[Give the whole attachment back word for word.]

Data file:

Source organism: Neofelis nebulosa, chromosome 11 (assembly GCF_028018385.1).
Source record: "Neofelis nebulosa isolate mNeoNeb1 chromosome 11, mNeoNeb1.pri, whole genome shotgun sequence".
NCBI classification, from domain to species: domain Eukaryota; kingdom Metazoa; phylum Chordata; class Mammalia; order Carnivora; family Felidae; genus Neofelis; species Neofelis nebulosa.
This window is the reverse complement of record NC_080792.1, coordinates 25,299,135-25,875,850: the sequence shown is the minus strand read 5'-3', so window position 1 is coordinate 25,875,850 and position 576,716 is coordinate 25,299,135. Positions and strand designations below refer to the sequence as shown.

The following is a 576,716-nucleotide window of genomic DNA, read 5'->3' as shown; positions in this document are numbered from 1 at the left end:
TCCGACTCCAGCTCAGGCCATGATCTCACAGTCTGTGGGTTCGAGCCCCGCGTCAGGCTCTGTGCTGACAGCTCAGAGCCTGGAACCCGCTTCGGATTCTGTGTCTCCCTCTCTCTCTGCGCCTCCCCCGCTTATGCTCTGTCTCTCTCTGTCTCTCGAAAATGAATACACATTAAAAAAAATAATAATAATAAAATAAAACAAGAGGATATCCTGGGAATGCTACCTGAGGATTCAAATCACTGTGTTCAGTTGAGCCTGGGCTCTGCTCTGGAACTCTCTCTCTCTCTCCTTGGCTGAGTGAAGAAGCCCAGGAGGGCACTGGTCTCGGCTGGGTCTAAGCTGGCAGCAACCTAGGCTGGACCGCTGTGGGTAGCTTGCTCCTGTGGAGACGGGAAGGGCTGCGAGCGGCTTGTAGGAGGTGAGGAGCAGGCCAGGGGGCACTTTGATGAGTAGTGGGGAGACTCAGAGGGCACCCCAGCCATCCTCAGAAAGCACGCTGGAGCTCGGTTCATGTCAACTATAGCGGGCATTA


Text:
Source organism: Neofelis nebulosa, chromosome 11 (assembly GCF_028018385.1).
Source record: "Neofelis nebulosa isolate mNeoNeb1 chromosome 11, mNeoNeb1.pri, whole genome shotgun sequence".
NCBI classification, from domain to species: domain Eukaryota; kingdom Metazoa; phylum Chordata; class Mammalia; order Carnivora; family Felidae; genus Neofelis; species Neofelis nebulosa.
This window is the reverse complement of record NC_080792.1, coordinates 25,299,135-25,875,850: the sequence shown is the minus strand read 5'-3', so window position 1 is coordinate 25,875,850 and position 576,716 is coordinate 25,299,135. Positions and strand designations below refer to the sequence as shown.

The following is a 576,716-nucleotide window of genomic DNA, read 5'->3' as shown; positions in this document are numbered from 1 at the left end:
TCCGACTCCAGCTCAGGCCATGATCTCACAGTCTGTGGGTTCGAGCCCCGCGTCAGGCTCTGTGCTGACAGCTCAGAGCCTGGAACCCGCTTCGGATTCTGTGTCTCCCTCTCTCTCTGCGCCTCCCCCGCTTATGCTCTGTCTCTCTCTGTCTCTCGAAAATGAATACACATTAAAAAAAATAATAATAATAAAATAAAACAAGAGGATATCCTGGGAATGCTACCTGAGGATTCAAATCACTGTGTTCAGTTGAGCCTGGGCTCTGCTCTGGAACTCTCTCTCTCTCTCCTTGGCTGAGTGAAGAAGCCCAGGAGGGCACTGGTCTCGGCTGGGTCTAAGCTGGCAGCAACCTAGGCTGGACCGCTGTGGGTAGCTTGCTCCTGTGGAGACGGGAAGGGCTGCGAGCGGCTTGTAGGAGGTGAGGAGCAGGCCAGGGGGCACTTTGATGAGTAGTGGGGAGACTCAGAGGGCACCCCAGCCATCCTCAGAAAGCACGCTGGAGCTCGGTTCATGTCAACTATAGCGGGCATTA